Kenya: Expectant Mother Died Awaiting C-Section for 8 Hours


Abdirahman Abdi is a distressed man.

At his home in Umoja Village, Tana River County, he is yet to come to terms with the death of Hamido Dakane, the mother of his two children.

Ms Dakane succumbed at Hola Referral Hospital on Thursday last week after waiting for eight hours for a caesarean section that never materialised.

Five days since she was laid to rest, Mr Abdi is still troubled by the last moments they shared before she died.

He stares blankly into space, lost in deep thoughts.

Ms Dakane was rushed to Hola Referral after she developed labour pain at 9pm on Wednesday, said her mother Roble Gamano.

On arrival, she was admitted to the maternity and neonatal wing, where they were advised to wait.

“We sat there waiting as the nurse told us the patient was a candidate for a caesarean section but the surgeon was not around and had to be traced,” she said.

Writhing in pain

Three hours later, there was no help as the patient writhed in pain.

The distressed nurse came to stay with the family as she tried to make calls to various doctors in vain.

One surgeon picked up the phone at 2am and asked the nurse to refer the patient to another hospital as the theatre was not fit for the procedure.

“The surgeon said there weren’t materials necessary for the operation and recommended that my daughter be referred to Garissa,” she recounted as tears rolled down her cheeks.

But the family was advised to lie to the hospital in Garissa about where they lived or they would not be attended.

“They told us to say we were from Charidende, which is 70km from Hola, yet we came just 14km from Hola hospital. We found it absurd,” she said.

Meanwhile, another challenge developed as they were waiting for the referral note. The nurse informed them that the hospital could not find an ambulance driver on standby.

Drivers not picking calls

All drivers lived outside hospital quarters and were not picking up calls, while the handsets of others had been switched off.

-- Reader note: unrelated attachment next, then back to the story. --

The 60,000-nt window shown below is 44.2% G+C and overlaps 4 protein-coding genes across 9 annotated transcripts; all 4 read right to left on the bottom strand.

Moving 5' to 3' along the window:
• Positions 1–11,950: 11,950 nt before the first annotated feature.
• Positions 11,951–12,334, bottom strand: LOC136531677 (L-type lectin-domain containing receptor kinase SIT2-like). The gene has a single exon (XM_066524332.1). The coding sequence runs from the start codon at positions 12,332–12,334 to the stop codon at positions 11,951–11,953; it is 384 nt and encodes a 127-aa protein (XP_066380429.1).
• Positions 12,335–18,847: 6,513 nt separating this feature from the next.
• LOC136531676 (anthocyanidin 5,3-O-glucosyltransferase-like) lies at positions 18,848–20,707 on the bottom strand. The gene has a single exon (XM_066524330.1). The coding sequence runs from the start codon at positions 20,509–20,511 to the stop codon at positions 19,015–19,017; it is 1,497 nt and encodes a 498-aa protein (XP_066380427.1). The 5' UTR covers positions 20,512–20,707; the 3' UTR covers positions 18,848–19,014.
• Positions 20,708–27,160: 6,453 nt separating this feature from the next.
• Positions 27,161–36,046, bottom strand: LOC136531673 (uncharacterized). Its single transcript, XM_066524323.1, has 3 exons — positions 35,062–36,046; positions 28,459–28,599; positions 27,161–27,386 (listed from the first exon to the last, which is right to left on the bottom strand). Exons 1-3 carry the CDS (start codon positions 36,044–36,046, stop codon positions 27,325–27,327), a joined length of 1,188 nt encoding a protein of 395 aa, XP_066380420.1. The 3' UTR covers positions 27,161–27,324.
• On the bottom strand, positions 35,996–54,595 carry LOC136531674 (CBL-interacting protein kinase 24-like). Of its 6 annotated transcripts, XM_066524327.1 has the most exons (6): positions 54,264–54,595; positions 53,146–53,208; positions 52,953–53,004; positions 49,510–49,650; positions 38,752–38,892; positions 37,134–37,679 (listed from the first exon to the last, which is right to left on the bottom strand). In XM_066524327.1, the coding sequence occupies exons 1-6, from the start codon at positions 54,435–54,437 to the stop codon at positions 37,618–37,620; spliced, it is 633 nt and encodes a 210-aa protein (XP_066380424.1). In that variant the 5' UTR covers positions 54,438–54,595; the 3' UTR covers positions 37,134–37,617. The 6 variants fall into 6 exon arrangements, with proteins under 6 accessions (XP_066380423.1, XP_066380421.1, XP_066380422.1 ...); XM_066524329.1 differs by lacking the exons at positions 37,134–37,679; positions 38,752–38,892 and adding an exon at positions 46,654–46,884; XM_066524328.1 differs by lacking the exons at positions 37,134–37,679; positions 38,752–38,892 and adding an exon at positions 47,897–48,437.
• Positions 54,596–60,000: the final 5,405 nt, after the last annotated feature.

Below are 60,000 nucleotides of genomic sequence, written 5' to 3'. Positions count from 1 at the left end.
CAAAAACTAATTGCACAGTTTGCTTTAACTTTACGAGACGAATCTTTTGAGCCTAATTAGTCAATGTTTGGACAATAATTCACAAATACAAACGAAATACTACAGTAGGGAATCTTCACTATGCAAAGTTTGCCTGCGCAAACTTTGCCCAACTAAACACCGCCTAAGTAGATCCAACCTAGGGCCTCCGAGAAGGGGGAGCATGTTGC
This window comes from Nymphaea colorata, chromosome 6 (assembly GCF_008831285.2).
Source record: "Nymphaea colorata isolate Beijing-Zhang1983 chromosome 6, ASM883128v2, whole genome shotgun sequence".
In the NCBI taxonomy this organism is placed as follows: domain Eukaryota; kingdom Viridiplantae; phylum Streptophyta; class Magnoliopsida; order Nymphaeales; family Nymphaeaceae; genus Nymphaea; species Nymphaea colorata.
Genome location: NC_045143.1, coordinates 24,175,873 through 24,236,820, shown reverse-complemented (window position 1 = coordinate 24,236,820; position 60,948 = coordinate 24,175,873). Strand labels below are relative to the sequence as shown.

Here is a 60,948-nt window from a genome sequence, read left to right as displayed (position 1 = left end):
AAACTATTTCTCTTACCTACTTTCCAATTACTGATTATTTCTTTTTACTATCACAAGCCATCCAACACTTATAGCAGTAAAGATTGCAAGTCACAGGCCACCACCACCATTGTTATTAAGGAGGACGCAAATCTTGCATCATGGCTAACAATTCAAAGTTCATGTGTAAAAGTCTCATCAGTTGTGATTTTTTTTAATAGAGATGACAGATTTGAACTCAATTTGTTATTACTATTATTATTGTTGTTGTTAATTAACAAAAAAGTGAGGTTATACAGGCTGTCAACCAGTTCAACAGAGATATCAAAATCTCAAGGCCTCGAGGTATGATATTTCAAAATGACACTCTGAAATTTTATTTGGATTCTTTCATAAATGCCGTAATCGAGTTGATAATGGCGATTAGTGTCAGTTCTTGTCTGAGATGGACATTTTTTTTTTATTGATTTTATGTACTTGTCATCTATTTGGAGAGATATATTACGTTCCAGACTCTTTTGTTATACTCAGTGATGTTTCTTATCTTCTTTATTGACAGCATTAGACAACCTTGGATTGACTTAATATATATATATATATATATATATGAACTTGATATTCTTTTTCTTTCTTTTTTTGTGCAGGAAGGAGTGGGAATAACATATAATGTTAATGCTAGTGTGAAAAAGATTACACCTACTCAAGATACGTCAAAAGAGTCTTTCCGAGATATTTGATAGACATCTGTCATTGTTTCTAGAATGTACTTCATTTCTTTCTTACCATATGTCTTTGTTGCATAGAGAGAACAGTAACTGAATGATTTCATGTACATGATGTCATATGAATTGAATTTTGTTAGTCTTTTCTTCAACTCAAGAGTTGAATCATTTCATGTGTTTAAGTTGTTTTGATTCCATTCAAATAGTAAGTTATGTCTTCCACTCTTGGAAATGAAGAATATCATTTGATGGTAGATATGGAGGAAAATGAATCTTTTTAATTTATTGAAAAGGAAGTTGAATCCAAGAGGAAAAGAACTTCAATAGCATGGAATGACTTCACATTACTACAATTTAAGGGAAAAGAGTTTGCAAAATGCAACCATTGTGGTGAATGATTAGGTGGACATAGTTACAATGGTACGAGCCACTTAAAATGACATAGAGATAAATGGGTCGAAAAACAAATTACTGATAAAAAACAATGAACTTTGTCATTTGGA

At 3am, one driver managed to pick up his phone but insisted on going for his morning prayers at a mosque before he could report to work.

The family’s efforts to persuade him to come to their rescue failed, as he dismissed them, telling them they should have taken the patient to Garissa Hospital early if they were in a hurry.

He later called the nurse in charge and told her the ambulance did not have any fuel and the family should raise money to facilitate the journey.

“The nurse asked us to fuel the ambulance because the one available did not have fuel. We were asked to raise funds to buy 70 litres of fuel needed,” noted Daud Gulicha, a family member.

While the family called for support from friends and relatives, Ms Dakane gathered her last energy, sat up, hugged her husband and breathed her last, in his arms.

Dying

“She told the husband she could not take it anymore and informed him she was dying,” said Mr Gulicha.

Immediately after, Mr Abdi lost consciousness and had to be revived with first aid.

At 5am they bundled Ms Dakane’s body into a Toyota Probox and left for home to prepare for her burial.

Ms Dakane will forever remain a dark memory for Mr Abdi. She was buried with the infant still in her belly.

The family is seeking advice from lawyers, as they plan to sue Hola Referral Hospital and the county over the death of their kin.

Hassan Mohammed, the family spokesman, said Ms Dakane could have survived had the hospital acted responsibly and promptly.

Hospital records

He noted that the hospital knew the patient’s record and condition and should have made arrangements for her to get help immediately after she arrived.

“This woman delivered twins right in this hospital, and another child, all through caesarean section, so this was not a new case,” he said.

Hola Referral Hospital, human rights activists Daud Dahir said, has turned into a death trap for expectant women.

The county Health department is financially incapacitated by operatives who chase after allowances instead of focusing on servicing residents, he said.

“The doctors are lazy and so is the hospital administration. They are always on trips and holidays, leaving the hospital deserted and key services crippled,” he said.